The relevant paragraph that refers to regen brakes and stop lights is 5.2.22.4 (page 22) which lists deceleration limits for regen.


Below 0.7M/s/s (Meters per second per second, or per second squared) the requirement is for NO STOP LIGHTS.
Between 0.7M/s/s and 1.3M/s/s stop lights are optional, "The signal may be generated."
Above 1.3M/s/s STOP LIGHTS ARE REQUIRED, "the signal shall be generated," i.e. STOP LIGHTS SHOULD BE LIT.


Most EVs with a strong (NOT smart) regen mode work this way, and Tesla's vehicles are no exception.
 

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What's the difference between regenerative braking not activating the brake lights and,
gearing down and using engine braking which also doesn't activate the brake lights...?
Similar in "concept" BUT EV regeneration generally provides more aggressive "braking" (with motor reversing to generator resistance) than the downshift braking of today's smaller displacement ICE engines.

EV stop light regen guidelines (no such for ICE downshifting) go like this . . .

1) Some deceleration is minimal to the point that a brake light is not allowed.
2) There's a window of deceleration where a brake light is optional.
3) Finally, there's strong enough deceleration that a brake light is required.
 

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I wasn't referring to the brake light activation (since when does the U.S. DOT follow United Nations regulations?)
rather, to brake lights not being visible to drivers behind. My 2017 ED doesn't regenerative brake anywhere near as aggressively
as my 2003 Nissan Altima 3.5 l V6 does when shifted down to second gear both, traveling downhill at 50 mph...
 

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What's the difference between regenerative braking not activating the brake lights and,
gearing down and using engine braking which also doesn't activate the brake lights...?
Yeah. But in this age of near-extinction of the manual transmission, who has heard of that?
 

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"so strong" - in a smart ED?

With regeneration paddles, single pedal EV driving is doable in light, predictable, stop and go traffic. Similar results can be had without paddles but as with all things smart - YMMV.

Note, regen is non-existent if your HV battery is at 100%. Also, drive torque and regen (drive motors becomes generators) can cause additional wear ED's rear tires.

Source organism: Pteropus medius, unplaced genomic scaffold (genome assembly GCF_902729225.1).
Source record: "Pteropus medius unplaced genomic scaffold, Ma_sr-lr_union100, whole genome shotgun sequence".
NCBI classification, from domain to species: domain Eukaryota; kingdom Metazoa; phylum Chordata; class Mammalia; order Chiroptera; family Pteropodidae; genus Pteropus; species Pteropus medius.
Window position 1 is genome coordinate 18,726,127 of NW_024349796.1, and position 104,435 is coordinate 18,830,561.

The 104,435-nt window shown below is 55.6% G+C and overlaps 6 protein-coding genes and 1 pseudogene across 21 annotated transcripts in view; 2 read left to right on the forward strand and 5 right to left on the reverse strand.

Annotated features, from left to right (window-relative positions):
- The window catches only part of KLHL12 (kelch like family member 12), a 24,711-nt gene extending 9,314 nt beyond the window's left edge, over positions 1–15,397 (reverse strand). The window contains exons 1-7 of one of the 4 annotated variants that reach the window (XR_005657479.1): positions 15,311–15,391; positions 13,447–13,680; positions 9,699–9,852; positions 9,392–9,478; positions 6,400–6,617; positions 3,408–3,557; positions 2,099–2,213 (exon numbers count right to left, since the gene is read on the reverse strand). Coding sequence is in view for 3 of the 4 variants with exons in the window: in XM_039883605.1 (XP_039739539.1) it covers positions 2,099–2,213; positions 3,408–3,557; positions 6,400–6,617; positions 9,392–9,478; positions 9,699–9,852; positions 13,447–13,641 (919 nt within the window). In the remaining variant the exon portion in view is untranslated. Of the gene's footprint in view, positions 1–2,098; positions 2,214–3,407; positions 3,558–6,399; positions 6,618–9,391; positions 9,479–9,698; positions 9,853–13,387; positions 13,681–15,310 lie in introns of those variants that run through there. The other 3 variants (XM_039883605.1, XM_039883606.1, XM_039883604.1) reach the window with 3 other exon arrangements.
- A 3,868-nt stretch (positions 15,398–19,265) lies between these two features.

Tesla (and others) utilize an accelerometer that triggers the brake lights to illuminate if the force of deceleration exceeds a certain number(?) of G's.

Apparently the following International Rules are followed by most manufacturers?

http://www.unece.org/fileadmin/DAM/trans/main/wp29/wp29regs/R13hr2e.pdf

The relevant paragraph that refers to regen brakes and stop lights is 5.2.22.4 (page 22) which lists deceleration limits for regen.


Below 0.7M/s/s (Meters per second per second, or per second squared) the requirement is for NO STOP LIGHTS.
Between 0.7M/s/s and 1.3M/s/s stop lights are optional, "The signal may be generated."
Above 1.3M/s/s STOP LIGHTS ARE REQUIRED, "the signal shall be generated," i.e. STOP LIGHTS SHOULD BE LIT.


Most EVs with a strong (NOT smart) regen mode work this way, and Tesla's vehicles are no exception.
That’s a wonderful (and unexpected) lesson! Thanks!

Essentially, there’s nothing wrong with how the ED works as it likely abides by current international standards.
 

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What's the difference between regenerative braking not activating the brake lights and,
gearing down and using engine braking which also doesn't activate the brake lights...?
My thought exactly. I can downshift a manual transmission vehicle to almost a full stop quite rapidly with out activating the brake lights.
 

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As a data point, the last time I data logged a track driving day, I achieved a peak deceleration of 0.33G or 3.3 m/s^2 from 6000 rpms down to about 4800 rpms in second gear just from engine braking and aero drag alone. Decel would have been greater in first gear. With a paddle shifted transmission that does rev matched downshifts, these are easy and frequent events even during brisk street driving.